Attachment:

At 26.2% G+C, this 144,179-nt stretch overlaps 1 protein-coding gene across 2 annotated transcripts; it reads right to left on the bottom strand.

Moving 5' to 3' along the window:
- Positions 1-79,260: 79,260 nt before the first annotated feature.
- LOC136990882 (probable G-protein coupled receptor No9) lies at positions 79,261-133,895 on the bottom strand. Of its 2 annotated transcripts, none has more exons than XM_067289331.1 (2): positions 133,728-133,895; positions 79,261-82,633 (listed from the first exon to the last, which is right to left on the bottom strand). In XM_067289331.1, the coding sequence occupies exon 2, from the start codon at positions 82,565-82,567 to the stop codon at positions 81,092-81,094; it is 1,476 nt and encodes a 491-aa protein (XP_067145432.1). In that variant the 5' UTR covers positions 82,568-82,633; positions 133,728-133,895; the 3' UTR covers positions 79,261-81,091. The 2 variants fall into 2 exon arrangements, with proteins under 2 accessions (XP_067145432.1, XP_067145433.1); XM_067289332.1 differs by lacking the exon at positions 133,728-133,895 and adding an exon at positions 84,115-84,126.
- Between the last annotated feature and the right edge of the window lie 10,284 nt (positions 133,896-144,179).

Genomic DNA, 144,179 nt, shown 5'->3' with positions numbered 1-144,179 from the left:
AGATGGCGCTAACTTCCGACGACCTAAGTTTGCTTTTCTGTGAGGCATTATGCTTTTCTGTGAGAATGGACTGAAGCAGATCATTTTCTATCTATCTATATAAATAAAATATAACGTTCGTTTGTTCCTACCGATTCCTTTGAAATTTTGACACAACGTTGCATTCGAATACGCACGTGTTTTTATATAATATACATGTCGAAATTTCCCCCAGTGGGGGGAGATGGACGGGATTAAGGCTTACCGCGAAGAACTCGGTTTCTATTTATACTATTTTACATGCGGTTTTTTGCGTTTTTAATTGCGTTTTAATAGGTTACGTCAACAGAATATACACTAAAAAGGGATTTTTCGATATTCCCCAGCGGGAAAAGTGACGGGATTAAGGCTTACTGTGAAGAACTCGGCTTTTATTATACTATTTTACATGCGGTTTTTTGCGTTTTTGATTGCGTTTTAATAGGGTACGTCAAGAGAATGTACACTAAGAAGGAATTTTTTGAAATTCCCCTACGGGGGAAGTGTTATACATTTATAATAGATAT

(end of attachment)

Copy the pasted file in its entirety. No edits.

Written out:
At 26.2% G+C, this 144,179-nt stretch overlaps 1 protein-coding gene across 2 annotated transcripts; it reads right to left on the bottom strand.

Moving 5' to 3' along the window:
- Positions 1-79,260: 79,260 nt before the first annotated feature.
- LOC136990882 (probable G-protein coupled receptor No9) lies at positions 79,261-133,895 on the bottom strand. Of its 2 annotated transcripts, none has more exons than XM_067289331.1 (2): positions 133,728-133,895; positions 79,261-82,633 (listed from the first exon to the last, which is right to left on the bottom strand). In XM_067289331.1, the coding sequence occupies exon 2, from the start codon at positions 82,565-82,567 to the stop codon at positions 81,092-81,094; it is 1,476 nt and encodes a 491-aa protein (XP_067145432.1). In that variant the 5' UTR covers positions 82,568-82,633; positions 133,728-133,895; the 3' UTR covers positions 79,261-81,091. The 2 variants fall into 2 exon arrangements, with proteins under 2 accessions (XP_067145432.1, XP_067145433.1); XM_067289332.1 differs by lacking the exon at positions 133,728-133,895 and adding an exon at positions 84,115-84,126.
- Between the last annotated feature and the right edge of the window lie 10,284 nt (positions 133,896-144,179).

Genomic DNA, 144,179 nt, shown 5'->3' with positions numbered 1-144,179 from the left:
AGATGGCGCTAACTTCCGACGACCTAAGTTTGCTTTTCTGTGAGGCATTATGCTTTTCTGTGAGAATGGACTGAAGCAGATCATTTTCTATCTATCTATATAAATAAAATATAACGTTCGTTTGTTCCTACCGATTCCTTTGAAATTTTGACACAACGTTGCATTCGAATACGCACGTGTTTTTATATAATATACATGTCGAAATTTCCCCCAGTGGGGGGAGATGGACGGGATTAAGGCTTACCGCGAAGAACTCGGTTTCTATTTATACTATTTTACATGCGGTTTTTTGCGTTTTTAATTGCGTTTTAATAGGTTACGTCAACAGAATATACACTAAAAAGGGATTTTTCGATATTCCCCAGCGGGAAAAGTGACGGGATTAAGGCTTACTGTGAAGAACTCGGCTTTTATTATACTATTTTACATGCGGTTTTTTGCGTTTTTGATTGCGTTTTAATAGGGTACGTCAAGAGAATGTACACTAAGAAGGAATTTTTTGAAATTCCCCTACGGGGGAAGTGTTATACATTTATAATAGATAT